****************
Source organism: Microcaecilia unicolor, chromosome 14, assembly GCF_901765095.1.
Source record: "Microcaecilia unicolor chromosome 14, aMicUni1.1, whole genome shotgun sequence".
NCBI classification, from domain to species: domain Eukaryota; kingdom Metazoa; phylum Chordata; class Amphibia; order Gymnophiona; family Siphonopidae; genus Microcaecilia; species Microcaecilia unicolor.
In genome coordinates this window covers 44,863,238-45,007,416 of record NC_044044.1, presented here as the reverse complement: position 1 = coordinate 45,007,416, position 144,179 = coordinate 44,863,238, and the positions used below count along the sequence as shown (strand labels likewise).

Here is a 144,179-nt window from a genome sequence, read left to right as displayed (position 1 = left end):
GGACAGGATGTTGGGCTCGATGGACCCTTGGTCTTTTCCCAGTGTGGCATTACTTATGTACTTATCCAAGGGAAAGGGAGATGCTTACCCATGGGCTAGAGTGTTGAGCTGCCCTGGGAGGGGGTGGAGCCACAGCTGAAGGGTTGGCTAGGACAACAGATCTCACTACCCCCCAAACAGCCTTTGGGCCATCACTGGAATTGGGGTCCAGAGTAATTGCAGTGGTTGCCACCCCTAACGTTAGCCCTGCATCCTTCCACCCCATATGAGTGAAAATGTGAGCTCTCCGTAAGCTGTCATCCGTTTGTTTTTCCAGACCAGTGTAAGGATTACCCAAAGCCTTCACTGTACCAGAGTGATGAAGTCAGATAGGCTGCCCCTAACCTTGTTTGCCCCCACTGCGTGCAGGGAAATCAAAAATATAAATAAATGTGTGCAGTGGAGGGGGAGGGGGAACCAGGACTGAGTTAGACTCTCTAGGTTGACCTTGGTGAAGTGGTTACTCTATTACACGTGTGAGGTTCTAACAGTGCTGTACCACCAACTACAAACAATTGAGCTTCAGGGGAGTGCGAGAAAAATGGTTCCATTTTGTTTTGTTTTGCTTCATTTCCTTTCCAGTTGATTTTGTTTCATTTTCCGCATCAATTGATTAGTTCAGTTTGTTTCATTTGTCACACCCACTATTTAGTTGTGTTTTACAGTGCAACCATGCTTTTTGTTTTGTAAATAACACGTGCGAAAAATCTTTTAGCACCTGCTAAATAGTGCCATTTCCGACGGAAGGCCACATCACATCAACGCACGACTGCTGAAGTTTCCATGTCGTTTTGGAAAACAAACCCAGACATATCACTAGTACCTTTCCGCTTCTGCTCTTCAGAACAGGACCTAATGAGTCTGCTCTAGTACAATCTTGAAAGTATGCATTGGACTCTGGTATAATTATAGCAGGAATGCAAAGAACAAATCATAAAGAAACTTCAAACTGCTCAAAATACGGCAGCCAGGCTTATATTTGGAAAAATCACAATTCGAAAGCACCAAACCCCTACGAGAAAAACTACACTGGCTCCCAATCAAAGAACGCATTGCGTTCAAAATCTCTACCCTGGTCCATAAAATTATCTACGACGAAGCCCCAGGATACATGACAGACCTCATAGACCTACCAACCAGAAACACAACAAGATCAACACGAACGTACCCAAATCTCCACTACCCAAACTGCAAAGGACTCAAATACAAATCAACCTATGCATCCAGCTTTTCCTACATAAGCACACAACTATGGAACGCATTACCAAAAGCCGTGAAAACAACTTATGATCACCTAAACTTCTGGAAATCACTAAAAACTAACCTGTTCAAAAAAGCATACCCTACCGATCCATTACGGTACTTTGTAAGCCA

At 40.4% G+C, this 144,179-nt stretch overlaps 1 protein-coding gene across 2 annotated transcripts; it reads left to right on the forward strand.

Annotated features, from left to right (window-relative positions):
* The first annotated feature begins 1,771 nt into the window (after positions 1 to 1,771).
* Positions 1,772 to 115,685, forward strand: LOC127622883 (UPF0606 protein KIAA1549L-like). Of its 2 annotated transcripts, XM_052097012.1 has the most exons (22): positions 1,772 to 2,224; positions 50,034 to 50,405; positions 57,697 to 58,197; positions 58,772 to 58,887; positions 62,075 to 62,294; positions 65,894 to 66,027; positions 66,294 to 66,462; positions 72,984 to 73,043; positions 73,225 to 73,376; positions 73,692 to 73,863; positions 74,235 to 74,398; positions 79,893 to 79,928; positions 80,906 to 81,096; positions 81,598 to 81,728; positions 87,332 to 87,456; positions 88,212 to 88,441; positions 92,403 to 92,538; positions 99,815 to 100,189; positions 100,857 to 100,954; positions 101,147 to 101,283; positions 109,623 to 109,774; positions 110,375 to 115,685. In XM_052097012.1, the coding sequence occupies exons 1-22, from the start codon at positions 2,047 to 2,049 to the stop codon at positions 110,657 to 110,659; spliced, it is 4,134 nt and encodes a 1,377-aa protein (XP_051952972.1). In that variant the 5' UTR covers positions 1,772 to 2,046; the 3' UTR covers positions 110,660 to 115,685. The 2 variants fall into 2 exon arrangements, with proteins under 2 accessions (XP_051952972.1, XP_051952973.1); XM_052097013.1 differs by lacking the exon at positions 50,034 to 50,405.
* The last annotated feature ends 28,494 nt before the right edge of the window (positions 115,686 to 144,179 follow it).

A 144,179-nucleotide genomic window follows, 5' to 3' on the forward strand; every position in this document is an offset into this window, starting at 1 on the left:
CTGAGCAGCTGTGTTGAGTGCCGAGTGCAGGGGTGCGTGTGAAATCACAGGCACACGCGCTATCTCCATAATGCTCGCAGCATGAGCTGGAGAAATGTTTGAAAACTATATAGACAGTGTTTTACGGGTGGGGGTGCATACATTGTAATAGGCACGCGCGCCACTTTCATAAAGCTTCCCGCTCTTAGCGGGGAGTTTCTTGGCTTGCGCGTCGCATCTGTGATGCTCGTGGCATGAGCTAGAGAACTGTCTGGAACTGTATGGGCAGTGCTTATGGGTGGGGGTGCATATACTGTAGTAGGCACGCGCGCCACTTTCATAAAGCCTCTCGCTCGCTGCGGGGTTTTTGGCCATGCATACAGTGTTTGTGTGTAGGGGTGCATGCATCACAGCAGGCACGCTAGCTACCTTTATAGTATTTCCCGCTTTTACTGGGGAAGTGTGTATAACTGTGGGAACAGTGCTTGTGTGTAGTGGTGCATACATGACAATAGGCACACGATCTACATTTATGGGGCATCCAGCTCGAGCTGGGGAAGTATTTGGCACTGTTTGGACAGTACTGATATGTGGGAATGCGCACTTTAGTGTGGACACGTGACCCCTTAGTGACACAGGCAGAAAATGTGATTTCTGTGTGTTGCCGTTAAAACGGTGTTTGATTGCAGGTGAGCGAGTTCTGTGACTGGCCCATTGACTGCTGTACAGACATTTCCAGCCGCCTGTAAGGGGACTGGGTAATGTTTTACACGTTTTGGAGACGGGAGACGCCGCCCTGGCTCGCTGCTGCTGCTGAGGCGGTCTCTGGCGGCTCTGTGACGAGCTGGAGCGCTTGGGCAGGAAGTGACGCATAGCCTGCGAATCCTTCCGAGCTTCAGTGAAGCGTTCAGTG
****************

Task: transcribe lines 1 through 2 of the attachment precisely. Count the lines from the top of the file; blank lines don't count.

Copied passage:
Source organism: Microcaecilia unicolor, chromosome 14, assembly GCF_901765095.1.
Source record: "Microcaecilia unicolor chromosome 14, aMicUni1.1, whole genome shotgun sequence".